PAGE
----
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User Name Thread Name Subject Posted
Deckman How Many Verses? (49) RE: How Many Verses? 21 Dec 16

I believe the song should continue just as long as it takes for the tale to be well told. If we're talking about "traditional folk ballads", those songs can continue for far longer than our modern day ears ( and brains ) are accustomed to. However, I feel that our shorter attention span is a result of our modern day input of T.V., sound bites, commercials, rapidity, etc.

Someone early on in this thread mentioned the olden ballad of "Mattie Groves." I have perhaps a unique acquaintance with this murder ballad. And by my sharing of this story, perhaps I'll prove my point:

My folk music mentor, starting in 1949, was a radio sidekick of "Haywire Mac." They shared the same mic for several years broadcasting live on a San Francisco radio station in the early thirties. His name was "Bill Higley." His radio moniker was "Willi Waw Willy".

Early on in my training with him, he insisted that I learn several of the long ballads. He said that these would sharpen my mind and build attention to my powers of memory. I was only able to spend a few weeks with him during the summers of my teen age years. So when I went to visit him occasionally for more training, I always had several 'long ballads' carefully memorized. One was "Mattie Groves."

When I first performed it for him, I got through the first 29 verses from memory, and also with very good diction (remember that Bill Higley was a radio man"). On the very last verse, I stumbled on ONE WORD. He stopped me and said: "What did you say?" I repeated (spoken) that mispronounced word. He said: "DO IT AGAIN!"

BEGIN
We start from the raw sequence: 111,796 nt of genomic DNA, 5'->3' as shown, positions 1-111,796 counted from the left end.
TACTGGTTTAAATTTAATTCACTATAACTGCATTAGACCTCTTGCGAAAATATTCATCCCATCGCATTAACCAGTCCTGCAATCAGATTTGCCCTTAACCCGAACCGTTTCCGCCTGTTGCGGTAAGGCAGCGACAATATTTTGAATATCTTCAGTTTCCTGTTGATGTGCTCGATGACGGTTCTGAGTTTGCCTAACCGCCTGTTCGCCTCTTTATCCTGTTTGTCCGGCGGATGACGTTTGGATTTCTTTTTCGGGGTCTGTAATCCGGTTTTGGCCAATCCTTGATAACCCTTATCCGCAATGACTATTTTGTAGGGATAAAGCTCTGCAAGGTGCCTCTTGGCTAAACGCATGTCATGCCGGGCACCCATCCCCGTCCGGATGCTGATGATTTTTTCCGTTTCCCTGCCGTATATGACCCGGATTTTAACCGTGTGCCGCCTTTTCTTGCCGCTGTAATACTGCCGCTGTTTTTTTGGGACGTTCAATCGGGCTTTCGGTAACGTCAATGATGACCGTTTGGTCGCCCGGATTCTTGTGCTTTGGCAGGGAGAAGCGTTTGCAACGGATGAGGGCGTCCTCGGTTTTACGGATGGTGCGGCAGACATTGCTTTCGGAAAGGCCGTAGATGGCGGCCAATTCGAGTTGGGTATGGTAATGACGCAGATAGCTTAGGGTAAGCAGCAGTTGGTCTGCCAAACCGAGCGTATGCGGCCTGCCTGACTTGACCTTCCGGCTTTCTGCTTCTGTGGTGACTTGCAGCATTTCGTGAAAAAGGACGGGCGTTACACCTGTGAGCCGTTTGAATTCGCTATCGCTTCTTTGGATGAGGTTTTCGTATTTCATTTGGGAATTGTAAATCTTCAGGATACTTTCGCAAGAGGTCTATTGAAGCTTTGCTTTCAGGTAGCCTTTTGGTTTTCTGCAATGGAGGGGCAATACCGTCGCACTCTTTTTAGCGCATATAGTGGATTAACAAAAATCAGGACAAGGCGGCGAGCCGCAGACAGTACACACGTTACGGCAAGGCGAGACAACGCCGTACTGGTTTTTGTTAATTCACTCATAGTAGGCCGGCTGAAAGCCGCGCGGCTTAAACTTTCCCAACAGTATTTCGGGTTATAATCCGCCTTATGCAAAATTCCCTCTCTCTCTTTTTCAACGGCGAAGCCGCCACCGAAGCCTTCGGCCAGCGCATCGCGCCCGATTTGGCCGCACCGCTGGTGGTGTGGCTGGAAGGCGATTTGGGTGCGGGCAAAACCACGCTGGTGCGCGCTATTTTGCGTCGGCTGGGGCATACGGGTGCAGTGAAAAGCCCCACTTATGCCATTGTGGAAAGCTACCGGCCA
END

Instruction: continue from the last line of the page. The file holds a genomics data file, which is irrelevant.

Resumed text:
As I started to sing that verse again, he stopped me and said: "DO IT AGAIN ... FROM THE FIRST VERSE!"

I did, and I've also never forgotten that lesson.

As many others have said far better than I can, your passion for the story, the song, the enjoyment and respect of the music can carry most audiences through any long ballad, as long as you enjoy it also.

A few years ago, I had the great pleasure of singing "The Braes of Yarrow" to 150 teenagers in Idaho. Using every skill that I didn't know I had, I kept them captivated for EIGHT MINUTES as I sang, and told, and acted out, this incredible saga.

... would that commercial television would disappear we could get back to what we can do to truly enrich out lives and educate those who follow in of shadows. CHHERS, bob

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